We might also suppose that intelligent beings could exist on the surface of a sphere. Their straightest line between two points would be the arc of the great circle joining those two points. They would also find that a second geodesic could be drawn joining the two points, this being of course the remaining part of the great circle. A curious exception would, however, be presented by two points diametrically opposite. An infinite number of geodesies can be drawn between these points and all those geodesies are of equal length. The axiom that there is one shortest line between two given points would thus not hold without exception. There would be no parallel lines known to the dwellers on the sphere. It would be found by them that every two geodesies must intersect, not only in one, but even in two points. The sum of the three angles of a triangle would for them not be constant. It would always be greater than two right angles, and would increase with the area of the triangle. They would thus have no conception of similarity between two geometrical figures of different sizes. If two triangles be constructed which have their sides proportional, the angles of the larger triangle would be greater than the corresponding angles of the smaller triangle.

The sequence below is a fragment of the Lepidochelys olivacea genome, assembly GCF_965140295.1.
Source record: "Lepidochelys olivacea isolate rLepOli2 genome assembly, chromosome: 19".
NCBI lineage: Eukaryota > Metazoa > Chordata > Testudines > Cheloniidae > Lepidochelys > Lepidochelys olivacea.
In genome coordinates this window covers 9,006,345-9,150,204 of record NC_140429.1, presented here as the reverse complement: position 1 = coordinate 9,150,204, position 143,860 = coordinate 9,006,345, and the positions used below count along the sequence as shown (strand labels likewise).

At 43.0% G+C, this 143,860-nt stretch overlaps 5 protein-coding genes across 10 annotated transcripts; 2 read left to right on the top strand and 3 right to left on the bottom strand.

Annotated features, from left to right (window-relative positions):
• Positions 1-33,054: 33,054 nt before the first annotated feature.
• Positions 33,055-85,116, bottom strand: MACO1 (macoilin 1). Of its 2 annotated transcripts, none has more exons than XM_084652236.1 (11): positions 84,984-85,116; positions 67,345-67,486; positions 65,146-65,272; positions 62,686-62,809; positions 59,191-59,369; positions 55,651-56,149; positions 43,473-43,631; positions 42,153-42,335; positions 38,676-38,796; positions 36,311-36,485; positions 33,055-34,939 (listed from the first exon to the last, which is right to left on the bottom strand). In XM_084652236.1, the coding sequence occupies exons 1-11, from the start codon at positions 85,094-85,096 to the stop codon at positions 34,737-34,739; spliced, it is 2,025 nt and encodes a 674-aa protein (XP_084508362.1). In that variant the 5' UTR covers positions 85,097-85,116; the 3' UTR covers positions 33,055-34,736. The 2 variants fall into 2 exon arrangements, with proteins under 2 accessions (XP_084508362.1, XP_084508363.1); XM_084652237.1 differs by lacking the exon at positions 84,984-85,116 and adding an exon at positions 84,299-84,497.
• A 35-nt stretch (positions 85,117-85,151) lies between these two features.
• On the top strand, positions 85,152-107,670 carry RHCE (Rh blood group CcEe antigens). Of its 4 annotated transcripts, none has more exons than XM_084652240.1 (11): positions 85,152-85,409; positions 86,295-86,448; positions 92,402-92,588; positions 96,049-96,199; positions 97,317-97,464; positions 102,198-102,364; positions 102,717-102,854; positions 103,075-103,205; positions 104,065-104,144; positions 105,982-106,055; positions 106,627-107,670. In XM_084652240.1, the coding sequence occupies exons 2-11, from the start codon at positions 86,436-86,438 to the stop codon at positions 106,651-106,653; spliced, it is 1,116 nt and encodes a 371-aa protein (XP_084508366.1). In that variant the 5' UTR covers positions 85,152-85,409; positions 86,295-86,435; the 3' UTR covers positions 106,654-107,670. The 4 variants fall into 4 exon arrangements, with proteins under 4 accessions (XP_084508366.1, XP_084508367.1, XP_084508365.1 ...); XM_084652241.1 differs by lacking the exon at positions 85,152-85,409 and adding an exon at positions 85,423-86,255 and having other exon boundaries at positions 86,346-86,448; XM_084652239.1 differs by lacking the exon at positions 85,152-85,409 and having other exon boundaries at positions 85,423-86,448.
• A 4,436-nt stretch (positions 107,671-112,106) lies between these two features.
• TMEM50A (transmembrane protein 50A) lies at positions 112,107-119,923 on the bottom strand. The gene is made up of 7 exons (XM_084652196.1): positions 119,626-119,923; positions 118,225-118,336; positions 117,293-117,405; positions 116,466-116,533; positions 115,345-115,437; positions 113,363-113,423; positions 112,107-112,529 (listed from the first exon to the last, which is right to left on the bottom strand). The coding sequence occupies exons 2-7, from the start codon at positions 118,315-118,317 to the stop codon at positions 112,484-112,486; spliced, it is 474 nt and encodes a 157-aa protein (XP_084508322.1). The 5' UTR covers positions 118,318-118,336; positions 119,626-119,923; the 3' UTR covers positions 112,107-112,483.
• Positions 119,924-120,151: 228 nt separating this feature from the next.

It is thus plain that the geometrical axioms of the sphere-dwellers must be very different from those of the plane-dwellers. The different axioms depend upon the different
kinds of space which they respectively inhabit, while their
logical powers are identical. In one sense, however, the
dwellers on the sphere and on the plane have an axiom in
common. In each case it will be *possible for a figure to *
be moved about without alteration of its dimensions*. A *